Mark Gatiss on writing The Hounds of Baskerville

The Sherlock co-creator discusses the joys and challenges of dramatising Arthur Conan Doyle's most famous story

Mark Gatiss on…adapting The Hound of the Baskervilles


“It’s the most famous story for one reason: Doyle killed off Sherlock Holmes and said he’d never touch him again. But ten or so years later, he had an idea about a mysterious hound that came from his friend Bertram Fletcher Robinson, so he decided the best way to write this ‘real creeper’, as he called it, was to write it as a Sherlock Holmes story set before his death.

“The response was extraordinary – it became a huge international bestseller and instantly became the most famous story. And it’s a great story. But it’s compromised by a number of things, not least that, because Doyle was sick of Holmes, he’s absent for half the book. And no matter how much spookiness you put in, it has to have a rational explanation.”

“For Hound, I wanted to make it as scary as possible, and for it to be a proper horror story. But what didn’t feel right was making it a haunted house story. So I realised that the thing we’re most afraid of nowadays is faceless government and conspiracy theories.

“There’s a conspiracy theory about everything and they’re almost the modern equivalent of ghost stories. And the great thing is, you can have all the tropes of a ghost story. So rather than Baskerville being a big spooky house, it’s a facility like Porton Down [the secretive UK military site], with dark rumours about the ‘things’ they’re breeding there.”

“I toyed with just calling it Baskerville, but there’s something about the rhythm of the original title that I like. And there are all kind of legends about all sorts of hounds. There’s one about a headless hound and I considered doing that until I couldn’t work out how it would howl…

“But adapting the story, I did feel more of a responsibility to include things from the original than you would with The Sign of Four, say, because there are a lot of landmarks in The Hound of the Baskervilles and more people are more familiar with them.

“But you’re always looking for equivalence – what’s the modern equivalent of a pipe? Or a drug addiction? Or even a deduction in a CSI world? You have to draw a line from the original thing to the contemporary thing. Sometimes that’s straightforward, and sometimes it isn’t because technology has advanced so much.”

…other versions of the story

“The Rathbone version is great, but the Hammer one stands out for me. It was controversial because it took huge liberties with the story – which is what I have done – but they were trying to achieve an X certificate. They only managed a double-A, but there were some very clever leaps of the imagination and it was beautifully shot by cinematographer Jack Asher.”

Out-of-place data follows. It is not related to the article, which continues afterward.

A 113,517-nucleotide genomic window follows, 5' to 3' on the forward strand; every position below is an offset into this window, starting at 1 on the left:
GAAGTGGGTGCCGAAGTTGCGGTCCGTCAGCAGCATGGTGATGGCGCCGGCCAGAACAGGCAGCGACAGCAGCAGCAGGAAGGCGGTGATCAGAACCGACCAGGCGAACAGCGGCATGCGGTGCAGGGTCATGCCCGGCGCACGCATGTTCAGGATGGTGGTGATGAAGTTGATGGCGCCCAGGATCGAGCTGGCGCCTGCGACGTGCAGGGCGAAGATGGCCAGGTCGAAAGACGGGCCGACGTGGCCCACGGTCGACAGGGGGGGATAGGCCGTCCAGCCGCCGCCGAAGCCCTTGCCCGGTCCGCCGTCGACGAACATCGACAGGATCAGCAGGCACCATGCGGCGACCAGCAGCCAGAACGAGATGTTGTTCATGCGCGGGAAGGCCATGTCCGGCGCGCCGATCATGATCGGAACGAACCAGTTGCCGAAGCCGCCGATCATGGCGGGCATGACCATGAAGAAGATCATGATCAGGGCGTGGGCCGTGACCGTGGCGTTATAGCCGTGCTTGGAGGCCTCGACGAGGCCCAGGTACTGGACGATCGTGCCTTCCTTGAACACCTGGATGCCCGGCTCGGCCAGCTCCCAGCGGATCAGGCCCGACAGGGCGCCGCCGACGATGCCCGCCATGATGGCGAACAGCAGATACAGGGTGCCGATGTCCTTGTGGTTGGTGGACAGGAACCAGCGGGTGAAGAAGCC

…Arthur Conan Doyle and his writing

“His horror isn’t as obvious as drawing on gothic stereotypes, but more about that queasy atmosphere of ‘otherness’. He was very interested in the New World – he was a big fan of America – but also because of his own experiences with India and the Far East, there’s a lot of stuff about curses.

“In The Sign of Four, there’s the great Agra treasure, the Devil Foot root that appears to drive people mad in The Adventure of the Devil’s Foot, and there’s a very strange story called The Adventure of the Sussex Vampire. But they all turn out to have rational endings, as does The Hound of the Baskervilles.

“But there’s no sense of these faraway places being intrinsically evil, or certain kinds of people being villainous. Decades later, Agatha Christie’s Jewish characters are very stereotyped, but there’s none of that in Doyle’s work. And that Bulldog Drummond notion of sinister Chinamen is absent from Doyle, too. And I think that’s because he was a knowledgeable, experienced and interested man.

‘‘He worked on a whaling ship, he was a doctor, a war correspondent, and he volunteered for the Boer War. He worked in intelligence and later on developed an interest in spiritualism and the supernatural. He had a breadth of experience and hence a generosity of spirit, so there were very few of the stereotypes that crop up elsewhere.

“There’s one weird story called The Mazarin Stone, adapted from a play he wrote, in which there’s a ridiculously stereotyped black boxer, but it’s so out of character that you notice it straight away. It’s as if he’s taken leave of his senses.”

“One of the great things about reading him again now is that you won’t trip up on his blundering sexism or racism because he was very forward thinking. His female characters are very strong and striking, and not just Irene Adler from A Scandal in Bohemia. You can definitely detect how much he likes writing about beautiful women. They’re capable and even when they are the victim, they emerge well.”

“There are lots of people in happy marriages who turn out to have terrible secrets or to have done some awful deed in the past that must be paid for in the present. In Doyle’s stories, those are the ghosts you need to worry about.”

Sherlock continues tonight at 8:30pm on BBC1/BBC1 HD


This is an edited version of an article from the issue of Radio Times magazine that went on sale 3 January 2012.